I think this movie works so well because it is an independent film. Because you don’t have a producer who goes, “Why don’t we have a big, 40 minute battle with a thousand soldiers going up against each other.” That would kind of miss the point of this whole story, I think.
Robert Port: Thank you for saying that. Richard Bausch wrote it, the book is incredible. I adapted it into a screen play, and I had a vision, but RIck, that was pretty gutsy of you to sign off on my little train of insanity to make a war movie that doesn’t have a scene of 50 people jumping out of airplanes. I am curious, what kind of struck you about that?
Rick Dugdale: You know what? My grandfather was in the war, and I’ve always been eager to do something like that, but when you’re doing a film like this, and you’re right, there’s been so many WWII films and the bar is set so high… But starting at Richard’s book and your script, it’s about the characters. The characters are so appealing that you can draw an audience, and you’re going to draw on the actors in order to draw in the audience. The characters are so rich that I never had a doubt that we were going to get the right actors to portray those parts, to be able to give us the audience we need to see the movie. I think that’s the best way to look at it. The characters are so rich that you want to follow their story.
Robert Port: I think that’s very well said, and that’s a credit to Richard’s book. And it’s based on a true story. You start with the truth, you go from there, and it generally works out.
I know you’ve been doing screenings and playing the movie for real veterans. How have they responded to it? And at those earliest screenings, are you on needles and pins waiting to see if they’re gonna storm the booth and crucify you?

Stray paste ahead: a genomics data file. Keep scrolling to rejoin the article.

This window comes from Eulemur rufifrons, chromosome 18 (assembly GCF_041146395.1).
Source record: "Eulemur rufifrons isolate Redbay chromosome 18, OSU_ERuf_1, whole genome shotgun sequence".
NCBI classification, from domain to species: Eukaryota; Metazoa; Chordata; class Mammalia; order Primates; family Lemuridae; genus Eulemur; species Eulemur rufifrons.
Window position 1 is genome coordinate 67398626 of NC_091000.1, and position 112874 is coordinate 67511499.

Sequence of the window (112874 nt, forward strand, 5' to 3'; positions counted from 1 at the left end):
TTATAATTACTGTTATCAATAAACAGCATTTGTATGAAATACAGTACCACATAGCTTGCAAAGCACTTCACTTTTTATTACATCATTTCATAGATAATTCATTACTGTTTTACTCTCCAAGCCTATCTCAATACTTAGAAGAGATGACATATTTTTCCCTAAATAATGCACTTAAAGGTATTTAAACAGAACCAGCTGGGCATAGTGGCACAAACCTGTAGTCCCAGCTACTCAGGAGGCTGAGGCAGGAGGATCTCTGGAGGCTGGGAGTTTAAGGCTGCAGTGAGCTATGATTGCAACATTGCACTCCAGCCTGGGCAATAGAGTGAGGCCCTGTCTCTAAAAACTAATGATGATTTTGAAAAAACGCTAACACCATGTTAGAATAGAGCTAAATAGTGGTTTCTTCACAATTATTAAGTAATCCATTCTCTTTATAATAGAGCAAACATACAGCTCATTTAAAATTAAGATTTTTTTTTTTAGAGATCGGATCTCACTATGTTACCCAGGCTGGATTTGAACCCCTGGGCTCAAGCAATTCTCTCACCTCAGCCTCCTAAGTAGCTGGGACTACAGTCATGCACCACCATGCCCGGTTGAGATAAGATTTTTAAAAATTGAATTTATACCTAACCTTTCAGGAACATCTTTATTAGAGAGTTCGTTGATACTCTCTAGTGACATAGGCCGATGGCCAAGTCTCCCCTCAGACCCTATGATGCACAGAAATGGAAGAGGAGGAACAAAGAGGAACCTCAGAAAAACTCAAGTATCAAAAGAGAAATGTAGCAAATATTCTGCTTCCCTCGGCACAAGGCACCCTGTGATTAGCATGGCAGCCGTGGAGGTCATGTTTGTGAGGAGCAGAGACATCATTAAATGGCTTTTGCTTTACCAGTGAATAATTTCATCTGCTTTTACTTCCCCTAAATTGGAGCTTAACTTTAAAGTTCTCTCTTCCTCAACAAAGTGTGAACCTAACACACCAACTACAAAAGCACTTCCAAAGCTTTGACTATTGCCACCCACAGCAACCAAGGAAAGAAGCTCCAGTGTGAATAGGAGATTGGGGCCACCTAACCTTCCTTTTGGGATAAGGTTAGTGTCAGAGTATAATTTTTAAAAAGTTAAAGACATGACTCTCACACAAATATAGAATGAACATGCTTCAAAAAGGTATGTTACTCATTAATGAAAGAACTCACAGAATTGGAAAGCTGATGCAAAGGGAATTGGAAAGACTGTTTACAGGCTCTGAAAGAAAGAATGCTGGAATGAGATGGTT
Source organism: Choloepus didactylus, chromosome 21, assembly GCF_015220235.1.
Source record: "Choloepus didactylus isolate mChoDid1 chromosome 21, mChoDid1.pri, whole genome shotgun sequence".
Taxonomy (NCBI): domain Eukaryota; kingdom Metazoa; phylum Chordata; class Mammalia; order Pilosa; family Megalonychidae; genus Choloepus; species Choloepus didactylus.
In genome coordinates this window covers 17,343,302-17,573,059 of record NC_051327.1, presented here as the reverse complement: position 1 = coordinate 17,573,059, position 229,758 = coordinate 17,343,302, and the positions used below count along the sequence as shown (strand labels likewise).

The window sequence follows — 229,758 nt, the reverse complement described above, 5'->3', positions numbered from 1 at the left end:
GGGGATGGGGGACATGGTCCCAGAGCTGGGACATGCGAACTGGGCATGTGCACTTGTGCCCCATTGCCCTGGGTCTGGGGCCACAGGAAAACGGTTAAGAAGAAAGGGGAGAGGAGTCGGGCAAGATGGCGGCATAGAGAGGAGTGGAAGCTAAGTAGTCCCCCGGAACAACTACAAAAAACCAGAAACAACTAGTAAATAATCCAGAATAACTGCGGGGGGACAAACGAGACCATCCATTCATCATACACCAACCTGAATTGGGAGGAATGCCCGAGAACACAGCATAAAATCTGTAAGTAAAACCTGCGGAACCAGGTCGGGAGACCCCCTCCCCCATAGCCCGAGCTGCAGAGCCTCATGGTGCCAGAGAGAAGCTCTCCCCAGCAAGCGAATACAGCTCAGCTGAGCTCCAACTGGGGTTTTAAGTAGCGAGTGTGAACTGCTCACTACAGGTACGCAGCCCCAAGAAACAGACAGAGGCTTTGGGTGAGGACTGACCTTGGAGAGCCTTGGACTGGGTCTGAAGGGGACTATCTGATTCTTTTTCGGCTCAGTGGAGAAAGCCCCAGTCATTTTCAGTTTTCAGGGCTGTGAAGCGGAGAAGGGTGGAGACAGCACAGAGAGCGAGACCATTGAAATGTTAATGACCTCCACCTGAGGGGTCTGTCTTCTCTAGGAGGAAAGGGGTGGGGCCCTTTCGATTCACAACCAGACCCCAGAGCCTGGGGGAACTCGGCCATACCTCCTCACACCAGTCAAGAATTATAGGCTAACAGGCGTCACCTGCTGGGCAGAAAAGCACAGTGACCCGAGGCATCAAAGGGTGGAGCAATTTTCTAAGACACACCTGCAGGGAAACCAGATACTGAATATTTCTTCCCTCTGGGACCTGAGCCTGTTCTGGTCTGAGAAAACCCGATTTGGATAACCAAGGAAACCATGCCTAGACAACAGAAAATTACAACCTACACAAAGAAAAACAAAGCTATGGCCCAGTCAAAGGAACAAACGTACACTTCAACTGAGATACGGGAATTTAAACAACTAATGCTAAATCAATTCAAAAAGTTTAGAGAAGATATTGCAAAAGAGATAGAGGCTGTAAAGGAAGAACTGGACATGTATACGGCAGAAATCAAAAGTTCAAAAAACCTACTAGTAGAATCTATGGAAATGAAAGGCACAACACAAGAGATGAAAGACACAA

Robert Port: My brother, the good doctor, Michael Port, the star of the port family, (Laughs), I’m the black sheep… He deals with, in his practice, some interesting military folks. Former and current SEALS who have hurt themselves in battle, maybe even one of them was in the Bin Laden raid. Early on, I asked to show it to a couple of those folks, because I was petrified. Rick, I think you were scared, too. Not because it’s anti-war. It’s very pro-military. I’m extremely pro-military, pro law enforcement. But still, to your point, you don’t know how people are going to react. But yes, the response from them has uniformly been, “this is incredibly realistic.” That’s the best thing I could have hoped for.
Rick Dugdale: I think the one takeaway I’ve seen from showing it to people is that they look around and say, “Yeah, that’s what we go through.” There’s an internal struggle they go through, and there’s a bit of realization that we’re shining a light on what they’ve always felt. I think that’s what gives them the confidence that makes us proud of the film. We’re telling a story that maybe doesn’t get out there that often.
Right. Because there’s an idea that if you’re not waving a flag and wearing a flag pin and shouting Rah-Rah and all that, that you’re perceived as critical and anti-military, as opposed to anti-war.
Robert Port: I’ll quote my grandfather, he fought in WWII. He escaped from Vienna, went back, won a Bronze Star, and he had quite the story, which was by no means unique. I find everyone I speak to who has a relative who fought in WWII had an incredibly individual story. But he wrote his little memoirs. He didn’t talk about his experiences, but he did write a 20 or 30 page memoir he typed up, and I re-read it recently. Really, in preparation for a lot of this. There’s a lot of talk of morality in it. He used to say, “They called us heroes, but we were just trying to survive.” But I don’t think that’s true at all. I think the film, myself, Rick, we’re overwhelmingly pro-military. It’s being pro-real. I think, if you speak to any soldier, at least I’ve spoken to, and I’ve spoken to a lot, I don’t know anyone who is pro war. They don’t want to go to war. They have a job to do, and they do it. But that’s different from being pro war. I think that’s why they’ve responded so well to this film. We treat the military respectfully, and we honor them by telling a story of incredible moral ambiguity, which is, in reality, what these guys go through over and over. Men and women in the military go through this over and over, the ability to take a life or to not take a life. Asking a 20-year-old kid… Like in my grandfather’s memoirs, he wrote, who hadn’t slept in three nights, and had been through the Battle of the Bulge, and then ask that person to make that decision in a second. I mean, good luck. I get bent out of shape if my espresso machine isn’t perfect after I’ve had a full eight hours of sleep. How these kids did this, it’s incredible.